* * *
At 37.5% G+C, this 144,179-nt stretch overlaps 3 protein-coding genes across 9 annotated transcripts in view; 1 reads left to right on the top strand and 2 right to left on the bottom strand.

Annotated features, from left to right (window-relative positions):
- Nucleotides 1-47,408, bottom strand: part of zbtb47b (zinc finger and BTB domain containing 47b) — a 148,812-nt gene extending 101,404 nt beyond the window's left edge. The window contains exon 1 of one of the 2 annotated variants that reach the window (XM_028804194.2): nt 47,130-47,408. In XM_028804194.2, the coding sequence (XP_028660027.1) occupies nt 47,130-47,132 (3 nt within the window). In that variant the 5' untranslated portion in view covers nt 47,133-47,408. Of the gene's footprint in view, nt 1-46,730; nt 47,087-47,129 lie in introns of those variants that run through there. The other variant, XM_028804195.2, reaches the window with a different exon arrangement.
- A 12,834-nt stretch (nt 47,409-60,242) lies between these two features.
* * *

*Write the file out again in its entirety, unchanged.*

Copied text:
At 37.5% G+C, this 144,179-nt stretch overlaps 3 protein-coding genes across 9 annotated transcripts in view; 1 reads left to right on the top strand and 2 right to left on the bottom strand.

Annotated features, from left to right (window-relative positions):
- Nucleotides 1-47,408, bottom strand: part of zbtb47b (zinc finger and BTB domain containing 47b) — a 148,812-nt gene extending 101,404 nt beyond the window's left edge. The window contains exon 1 of one of the 2 annotated variants that reach the window (XM_028804194.2): nt 47,130-47,408. In XM_028804194.2, the coding sequence (XP_028660027.1) occupies nt 47,130-47,132 (3 nt within the window). In that variant the 5' untranslated portion in view covers nt 47,133-47,408. Of the gene's footprint in view, nt 1-46,730; nt 47,087-47,129 lie in introns of those variants that run through there. The other variant, XM_028804195.2, reaches the window with a different exon arrangement.
- A 12,834-nt stretch (nt 47,409-60,242) lies between these two features.